Julianna Paradisi, RN, OCN, is an oncology nurse navigator and writes a monthly post for this blog.
The disadvantage of building a nursing career in oncology is that a fair number of patients die. Despite great advances in treatment, not every patient can be saved. Oncology care providers struggle to balance maintaining hope with telling patients the truth.
Sometimes, telling the truth causes anger, and patients criticize providers for “giving up on me.” In a health care climate that measures a provider’s performance in positive customer satisfaction surveys, paradoxes abound for those working in oncology.
Providers may also be criticized for delivering care that is futile. “Don’t chemo a patient to death” and “A cancer patient should not die in an ICU” are common mantras of merit.
Maybe because I live in Oregon, a state with a Death with Dignity law, or maybe it’s the pioneer spirit of Oregonians, but I don’t meet a lot of patients choosing futile care to prolong the inevitable. In fact, many patients I meet dictate how much treatment they will accept. They grieve when they learn they have incurable cancer, and most choose palliative treatment to reduce symptoms, preserving quality of life as long as possible.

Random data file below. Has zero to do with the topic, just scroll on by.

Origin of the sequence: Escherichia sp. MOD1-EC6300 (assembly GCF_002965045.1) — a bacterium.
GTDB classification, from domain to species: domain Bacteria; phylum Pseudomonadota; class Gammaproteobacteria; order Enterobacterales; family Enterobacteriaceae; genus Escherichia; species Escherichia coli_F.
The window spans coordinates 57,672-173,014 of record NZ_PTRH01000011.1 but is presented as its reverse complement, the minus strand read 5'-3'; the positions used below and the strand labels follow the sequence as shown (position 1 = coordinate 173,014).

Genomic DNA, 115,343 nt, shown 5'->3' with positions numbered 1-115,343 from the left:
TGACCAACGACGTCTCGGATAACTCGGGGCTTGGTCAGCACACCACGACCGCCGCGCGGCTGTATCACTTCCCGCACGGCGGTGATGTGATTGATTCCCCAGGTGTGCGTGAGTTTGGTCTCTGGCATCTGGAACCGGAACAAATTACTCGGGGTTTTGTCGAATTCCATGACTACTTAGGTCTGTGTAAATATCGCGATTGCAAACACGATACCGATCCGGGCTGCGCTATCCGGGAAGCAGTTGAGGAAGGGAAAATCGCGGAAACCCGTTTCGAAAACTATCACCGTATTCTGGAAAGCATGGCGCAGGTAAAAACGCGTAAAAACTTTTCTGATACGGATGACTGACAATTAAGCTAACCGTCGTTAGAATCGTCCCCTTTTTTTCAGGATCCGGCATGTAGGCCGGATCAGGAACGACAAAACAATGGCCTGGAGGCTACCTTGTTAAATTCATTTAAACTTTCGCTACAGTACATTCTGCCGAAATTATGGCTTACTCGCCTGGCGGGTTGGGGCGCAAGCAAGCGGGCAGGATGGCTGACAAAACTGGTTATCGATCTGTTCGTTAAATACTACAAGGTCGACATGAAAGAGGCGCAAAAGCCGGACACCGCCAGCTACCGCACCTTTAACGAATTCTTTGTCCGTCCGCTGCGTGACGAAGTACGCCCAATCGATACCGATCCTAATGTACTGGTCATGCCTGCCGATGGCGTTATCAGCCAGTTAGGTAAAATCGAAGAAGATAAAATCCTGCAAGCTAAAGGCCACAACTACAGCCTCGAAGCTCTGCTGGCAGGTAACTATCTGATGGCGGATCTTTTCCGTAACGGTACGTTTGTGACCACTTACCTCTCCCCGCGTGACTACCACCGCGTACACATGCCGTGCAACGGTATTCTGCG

But they also ask questions: “How will I know when to stop treatment?” or “What will the end look like?” Their courage in facing death amazes me. It often brings me to tears, too.
One advantage of building a nursing career in oncology is that I feel no compulsion to hide my tears from a patient during these discussions. In the context of compassionate presence, tears represent emotional authenticity, theirs and mine.
While nurses may sometimes grieve with patients, they can also offer them therapeutic support.
I have developed a few tricks so I don’t let dying patients down during the moments they need me most. My favorite is to ask a patient what he or she does—or, if they’re retired, did—for a living. As I listen to the story, I picture what they looked like in a business suit, wielding a hammer, baking a cake, or writing a novel. I picture her at the head of a classroom, teaching children to read. In my mind I say, “I see you,” and they become their authentic self, not the person cancer tries to reduce to a recliner chair. […]